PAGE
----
Category: ELT

TOEFL’s rapid retreat from Vietnam: How computerisation allowed IELTS to dominate

“Let this be a warning to educational technologists…no matter how dominant a stake you hold, you serve the market and it could eat you for lunch”

The computerization of the TOEFL exam allowed the IELTS to dominate Vietnam, says Deren Temel, Manager of International Development at SEAMEO RETRAC in Ho Chi Minh City.  In this week’s PIE blog, Temel discusses “the TOEFL exam’s self-inflicted collapse” in Vietnam, and asks readers to lend their insight in the comments. 

Before we get into the strategic disaster that dethroned the TOEFL exam’s dominant position in Vietnam’s English credentials market, lets set a few things straight. Credentials are certificates, exam scores, or degrees that describe someone’s prior learning and/or skill level. The international recognition of credentials allows students to continue their education across borders.
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How will English language exams change in the next five years?

“As specific IELTS and Trinity exams are linked to visa applications it is unlikely a fully online provision will be deemed secure enough in the next five years. However, this doesn’t mean that for other purposes, English Language provision and exams will change significantly.”

With online English language courses gaining in popularity, Pat Moores, director and co-founder of UK Education Guide, looks at whether English tests will increasingly be offered online. Specific exams are linked to visa applications, but does that mean provisions cannot change significantly for other purposes?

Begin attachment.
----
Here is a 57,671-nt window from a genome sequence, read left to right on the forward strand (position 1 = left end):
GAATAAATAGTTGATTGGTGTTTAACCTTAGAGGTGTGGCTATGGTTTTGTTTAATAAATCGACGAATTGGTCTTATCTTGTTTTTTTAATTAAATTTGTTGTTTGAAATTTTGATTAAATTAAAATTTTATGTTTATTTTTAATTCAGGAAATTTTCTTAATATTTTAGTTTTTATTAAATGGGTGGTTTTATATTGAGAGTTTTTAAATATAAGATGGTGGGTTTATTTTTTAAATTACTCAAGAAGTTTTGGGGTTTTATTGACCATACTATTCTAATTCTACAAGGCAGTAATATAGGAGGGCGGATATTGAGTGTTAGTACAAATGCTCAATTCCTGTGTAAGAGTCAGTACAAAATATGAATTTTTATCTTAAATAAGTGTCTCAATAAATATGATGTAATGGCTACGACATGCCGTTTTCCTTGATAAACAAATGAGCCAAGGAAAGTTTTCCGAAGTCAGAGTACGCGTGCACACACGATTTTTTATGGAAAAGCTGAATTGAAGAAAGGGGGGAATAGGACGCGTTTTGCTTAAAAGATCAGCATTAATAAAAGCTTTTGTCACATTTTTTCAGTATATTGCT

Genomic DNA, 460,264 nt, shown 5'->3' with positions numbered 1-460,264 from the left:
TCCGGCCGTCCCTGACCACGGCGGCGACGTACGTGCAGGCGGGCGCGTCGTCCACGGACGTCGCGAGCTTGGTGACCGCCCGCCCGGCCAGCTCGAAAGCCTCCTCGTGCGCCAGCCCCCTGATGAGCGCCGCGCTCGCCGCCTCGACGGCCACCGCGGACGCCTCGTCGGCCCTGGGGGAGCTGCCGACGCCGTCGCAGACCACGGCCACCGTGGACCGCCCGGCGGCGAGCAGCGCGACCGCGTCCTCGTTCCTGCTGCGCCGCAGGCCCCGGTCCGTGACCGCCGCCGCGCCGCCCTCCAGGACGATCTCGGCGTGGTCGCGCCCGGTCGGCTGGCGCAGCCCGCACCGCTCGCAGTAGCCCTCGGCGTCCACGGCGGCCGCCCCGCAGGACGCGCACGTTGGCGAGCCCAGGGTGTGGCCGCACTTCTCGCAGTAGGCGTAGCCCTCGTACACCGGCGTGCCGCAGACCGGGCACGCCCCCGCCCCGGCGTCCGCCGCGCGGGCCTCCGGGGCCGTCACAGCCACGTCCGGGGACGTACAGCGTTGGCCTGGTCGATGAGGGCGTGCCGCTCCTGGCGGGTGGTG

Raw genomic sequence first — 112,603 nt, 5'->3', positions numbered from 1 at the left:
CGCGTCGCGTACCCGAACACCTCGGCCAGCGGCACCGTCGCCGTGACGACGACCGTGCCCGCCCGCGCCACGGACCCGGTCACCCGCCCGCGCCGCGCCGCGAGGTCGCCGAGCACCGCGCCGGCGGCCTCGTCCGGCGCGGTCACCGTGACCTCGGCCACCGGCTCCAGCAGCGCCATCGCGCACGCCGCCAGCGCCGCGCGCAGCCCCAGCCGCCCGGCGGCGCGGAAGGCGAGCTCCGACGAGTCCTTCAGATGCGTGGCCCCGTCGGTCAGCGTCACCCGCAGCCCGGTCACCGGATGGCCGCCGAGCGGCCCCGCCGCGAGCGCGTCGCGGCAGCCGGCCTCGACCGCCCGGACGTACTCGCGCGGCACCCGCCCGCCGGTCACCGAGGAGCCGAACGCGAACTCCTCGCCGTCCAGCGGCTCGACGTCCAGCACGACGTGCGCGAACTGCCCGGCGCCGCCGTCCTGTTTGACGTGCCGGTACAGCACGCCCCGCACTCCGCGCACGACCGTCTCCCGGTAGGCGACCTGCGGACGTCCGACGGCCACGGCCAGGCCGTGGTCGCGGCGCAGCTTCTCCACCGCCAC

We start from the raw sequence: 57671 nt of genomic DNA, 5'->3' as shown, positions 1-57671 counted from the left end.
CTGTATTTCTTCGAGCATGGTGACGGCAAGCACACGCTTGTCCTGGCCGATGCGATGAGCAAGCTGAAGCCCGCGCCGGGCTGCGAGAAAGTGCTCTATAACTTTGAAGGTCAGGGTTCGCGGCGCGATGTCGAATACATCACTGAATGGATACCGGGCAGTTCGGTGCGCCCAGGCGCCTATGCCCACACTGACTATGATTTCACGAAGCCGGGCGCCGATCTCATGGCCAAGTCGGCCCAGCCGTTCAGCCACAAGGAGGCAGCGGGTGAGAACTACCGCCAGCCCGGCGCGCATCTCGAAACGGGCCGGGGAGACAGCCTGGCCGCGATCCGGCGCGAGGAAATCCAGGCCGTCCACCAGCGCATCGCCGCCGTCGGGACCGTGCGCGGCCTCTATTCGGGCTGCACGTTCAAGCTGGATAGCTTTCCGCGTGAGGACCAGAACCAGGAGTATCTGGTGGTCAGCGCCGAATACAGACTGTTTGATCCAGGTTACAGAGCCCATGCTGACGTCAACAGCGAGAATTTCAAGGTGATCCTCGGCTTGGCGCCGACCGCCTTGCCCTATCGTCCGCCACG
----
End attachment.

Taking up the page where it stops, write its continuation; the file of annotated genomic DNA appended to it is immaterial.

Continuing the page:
The appetite for learning English shows no signs of slowing up. According to latest figures from the British Council there are over 1 billion people currently learning English worldwide.

There is also deepening interest in online delivery of English language courses. For example in May 2015, FutureLearn launched its free course ‘Understanding IELTS: Techniques for English Language tests’.

Over 2 million learners have now signed up for the IELTS course across multiple runs.

But what is the broader picture?

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After the Language in London closure, what now?

“This type of sudden closure is awful for the whole industry, and at the end of the day it is the students and agents that we need to consider”

The sudden closure of Language in London, one of the three English language schools until recently that made up Language in Group, shocked the UK’s ELT sector last month. Here Margie Barker, director of Language in Totnes and Language in Group, reflects on the closure and the state of the industry.

Recently, yet another London school failed. While all such events are equally sad and distressing, this one hit home even more as it was a school that had belonged to a long term associate of mine. Language in London closed it doors without warning to any of us and staff, students and agents alike were all at once distressed and displaced.

Up until quite recently, my own school in Totnes, along with the Dublin school of Kevin Kheffache and Language In London, had been cooperating and pooling our sales and marketing efforts. This was primarily driven by the hope that that by combining our efforts our three smaller schools may be able to compete better with the big players in what is a very competitive and difficult market. We had recently decided to discontinue with this and return to working completely independently because the costs outweighed the benefits and our experimental cooperative simply didn’t work!
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